What’s Most Important for Happiness on the Job?


What factors have the greatest impact on happiness on the job? According to a new study by the web site CareerBliss.com, money doesn’t even rank in the top three.

CareerBliss evaluated more than 1.6 million data points from 200,000 independent employee reviews in multiple job categories to determine what keeps some people thoroughly engaged in their careers while others hate their jobs. The top three factors were present in a majority of reviews:

1) The actual work: The specific tasks one must do on a day-to-day basis.


2) The way one works: How much control one has over his or her daily tasks.


3) The people one works with: Their relationship with co-workers.


The study closely tracks a deep body of psychological research. First, the work of psychologist Mihaly Csikszentmihalyi, director of the Quality of Life Research Center at Claremont Graduate University in California, has shown the most engaged people have found “flow” — a state in which one is so engrossed in a task that time seems to disappear. Flow involves a great deal of focus, immediate feedback on one’s performance, and a sort of ideal equilibrium between being frustrated by a challenge or too bored. Flow experiences are key to happiness.

Second, a number of studies suggests that autonomy is one of the essential components of life satisfaction. A sense that we are guiding our own activity, and in a larger sense, our own destiny, is crucial to psychological well-being.


Third, relationships are perhaps the most important factor in well-being. The University of Chicago’s National Opinion Research Center found that people with five or more close friends (excluding family members) are 50 percent more likely to describe themselves as “very happy” than respondents with fewer friends. When you can find true collaborators at work, it lifts the experience to another level (while back-stabbing can bring it to a new low).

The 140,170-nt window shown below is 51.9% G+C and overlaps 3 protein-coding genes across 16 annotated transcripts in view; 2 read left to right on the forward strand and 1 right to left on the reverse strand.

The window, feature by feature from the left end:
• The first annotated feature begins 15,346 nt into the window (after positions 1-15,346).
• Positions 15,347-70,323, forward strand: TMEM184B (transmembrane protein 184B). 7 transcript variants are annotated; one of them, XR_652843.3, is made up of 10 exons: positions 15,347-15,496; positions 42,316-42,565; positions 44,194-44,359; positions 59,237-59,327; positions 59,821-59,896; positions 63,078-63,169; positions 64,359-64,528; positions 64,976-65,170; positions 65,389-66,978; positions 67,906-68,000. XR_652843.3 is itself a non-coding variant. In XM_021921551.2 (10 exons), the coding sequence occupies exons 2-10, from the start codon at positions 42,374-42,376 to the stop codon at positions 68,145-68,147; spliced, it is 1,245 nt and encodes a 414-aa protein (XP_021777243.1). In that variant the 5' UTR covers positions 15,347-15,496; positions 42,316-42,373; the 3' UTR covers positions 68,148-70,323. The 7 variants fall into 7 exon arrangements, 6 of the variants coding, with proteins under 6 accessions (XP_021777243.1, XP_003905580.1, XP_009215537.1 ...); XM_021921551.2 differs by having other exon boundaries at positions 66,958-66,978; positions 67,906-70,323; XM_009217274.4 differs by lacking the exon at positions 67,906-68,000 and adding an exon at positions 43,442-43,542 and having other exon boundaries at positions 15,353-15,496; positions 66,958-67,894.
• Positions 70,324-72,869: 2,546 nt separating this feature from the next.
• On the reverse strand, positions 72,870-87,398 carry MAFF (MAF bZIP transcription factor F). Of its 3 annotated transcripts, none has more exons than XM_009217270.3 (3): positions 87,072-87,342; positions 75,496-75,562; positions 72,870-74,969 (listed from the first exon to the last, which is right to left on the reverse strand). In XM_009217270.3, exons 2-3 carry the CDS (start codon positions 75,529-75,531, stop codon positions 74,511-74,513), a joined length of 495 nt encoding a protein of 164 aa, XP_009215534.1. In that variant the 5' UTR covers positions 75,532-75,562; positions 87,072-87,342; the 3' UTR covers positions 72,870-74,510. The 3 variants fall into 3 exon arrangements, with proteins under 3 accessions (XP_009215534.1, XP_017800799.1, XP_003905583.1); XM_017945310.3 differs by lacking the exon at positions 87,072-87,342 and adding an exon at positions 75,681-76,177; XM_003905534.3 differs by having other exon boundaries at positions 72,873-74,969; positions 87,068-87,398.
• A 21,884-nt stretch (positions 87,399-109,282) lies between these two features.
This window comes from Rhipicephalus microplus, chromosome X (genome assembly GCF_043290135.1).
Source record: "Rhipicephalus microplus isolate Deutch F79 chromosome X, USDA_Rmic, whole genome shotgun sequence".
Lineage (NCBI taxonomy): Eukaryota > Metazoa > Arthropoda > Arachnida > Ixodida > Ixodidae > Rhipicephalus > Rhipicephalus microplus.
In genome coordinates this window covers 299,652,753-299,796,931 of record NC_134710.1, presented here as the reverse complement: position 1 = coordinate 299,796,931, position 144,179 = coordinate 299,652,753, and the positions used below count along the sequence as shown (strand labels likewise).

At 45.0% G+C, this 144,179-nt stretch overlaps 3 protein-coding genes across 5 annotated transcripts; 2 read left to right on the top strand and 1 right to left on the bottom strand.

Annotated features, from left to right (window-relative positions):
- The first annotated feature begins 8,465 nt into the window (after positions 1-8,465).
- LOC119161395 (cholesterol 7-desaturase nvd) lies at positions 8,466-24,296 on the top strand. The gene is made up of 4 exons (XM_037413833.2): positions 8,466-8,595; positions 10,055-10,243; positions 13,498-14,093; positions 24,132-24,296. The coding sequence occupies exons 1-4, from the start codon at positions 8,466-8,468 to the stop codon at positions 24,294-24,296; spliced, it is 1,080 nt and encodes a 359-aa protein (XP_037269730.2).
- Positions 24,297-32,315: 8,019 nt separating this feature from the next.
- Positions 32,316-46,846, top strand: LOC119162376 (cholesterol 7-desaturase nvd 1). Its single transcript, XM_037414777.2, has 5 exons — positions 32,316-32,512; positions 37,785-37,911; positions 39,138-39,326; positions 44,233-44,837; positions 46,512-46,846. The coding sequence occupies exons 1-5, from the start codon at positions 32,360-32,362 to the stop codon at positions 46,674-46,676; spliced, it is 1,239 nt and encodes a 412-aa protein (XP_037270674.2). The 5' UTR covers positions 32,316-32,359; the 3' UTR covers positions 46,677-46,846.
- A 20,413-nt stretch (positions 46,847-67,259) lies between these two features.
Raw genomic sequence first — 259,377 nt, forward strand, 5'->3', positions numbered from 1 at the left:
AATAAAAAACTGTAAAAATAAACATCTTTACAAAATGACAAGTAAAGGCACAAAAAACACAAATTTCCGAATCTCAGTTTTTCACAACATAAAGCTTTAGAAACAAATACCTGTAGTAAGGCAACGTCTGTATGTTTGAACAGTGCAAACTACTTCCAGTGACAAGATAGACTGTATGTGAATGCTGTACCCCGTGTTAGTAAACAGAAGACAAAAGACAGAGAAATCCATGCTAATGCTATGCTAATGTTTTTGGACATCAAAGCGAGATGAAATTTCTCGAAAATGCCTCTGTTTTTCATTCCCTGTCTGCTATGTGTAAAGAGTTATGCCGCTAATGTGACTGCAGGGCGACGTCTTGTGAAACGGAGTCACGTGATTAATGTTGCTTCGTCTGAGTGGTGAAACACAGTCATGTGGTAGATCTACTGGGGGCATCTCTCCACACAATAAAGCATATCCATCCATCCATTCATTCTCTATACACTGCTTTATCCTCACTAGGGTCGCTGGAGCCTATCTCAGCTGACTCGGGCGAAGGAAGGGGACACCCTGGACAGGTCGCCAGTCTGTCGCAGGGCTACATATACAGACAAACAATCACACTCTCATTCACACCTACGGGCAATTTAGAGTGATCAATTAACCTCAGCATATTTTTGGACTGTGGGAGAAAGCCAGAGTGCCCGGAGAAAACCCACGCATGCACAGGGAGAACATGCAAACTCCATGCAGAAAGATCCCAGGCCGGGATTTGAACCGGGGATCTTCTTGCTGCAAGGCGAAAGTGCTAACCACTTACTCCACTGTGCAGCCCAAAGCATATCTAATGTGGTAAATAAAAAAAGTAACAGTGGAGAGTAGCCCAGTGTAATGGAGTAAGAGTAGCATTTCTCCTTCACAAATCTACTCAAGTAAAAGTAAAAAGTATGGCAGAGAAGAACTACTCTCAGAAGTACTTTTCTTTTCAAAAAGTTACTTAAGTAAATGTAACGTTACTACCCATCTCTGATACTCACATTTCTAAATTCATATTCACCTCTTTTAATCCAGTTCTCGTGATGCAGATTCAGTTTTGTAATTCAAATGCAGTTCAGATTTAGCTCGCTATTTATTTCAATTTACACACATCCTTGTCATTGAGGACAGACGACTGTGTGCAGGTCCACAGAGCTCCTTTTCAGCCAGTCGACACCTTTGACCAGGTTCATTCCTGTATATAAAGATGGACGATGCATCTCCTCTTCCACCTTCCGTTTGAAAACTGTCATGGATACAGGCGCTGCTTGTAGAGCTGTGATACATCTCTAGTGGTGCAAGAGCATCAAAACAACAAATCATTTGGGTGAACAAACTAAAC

In comparison, salary did not rank on the same level of importance in the majority of the job type categories reviewed, nor was salary ranked as an important value when measuring overall job satisfaction levels.

“Salary is always an important component of every job, however, the CareerBliss research shows that money is not enough to keep good employees happy,” stated Heidi Golledge, CEO and Co-founder of CareerBliss in a press release. “Before accepting a new job, it is imperative to know a company’s culture and truly understand what the new job entails.” It’s also key to find a position that matches your personality.

Finally, CareerBliss found that certain professions yield happier employees. Average happiness scores were highest in these ten fields: biotech, customer service, education, administrative/clerical, purchasing, accounting, finance, nonprofit, healthcare, legal.


What I enjoy most about my own job is that it engages my best skills and I have a lot of autonomy, which helps with life balance (I have three kids). On the downside, I often work alone from a home office, hashing out story ideas with my dog Sammy (who is an excellent listener, but a little light on the feedback). What factors are key to your happiness on the job?

Laura Rowley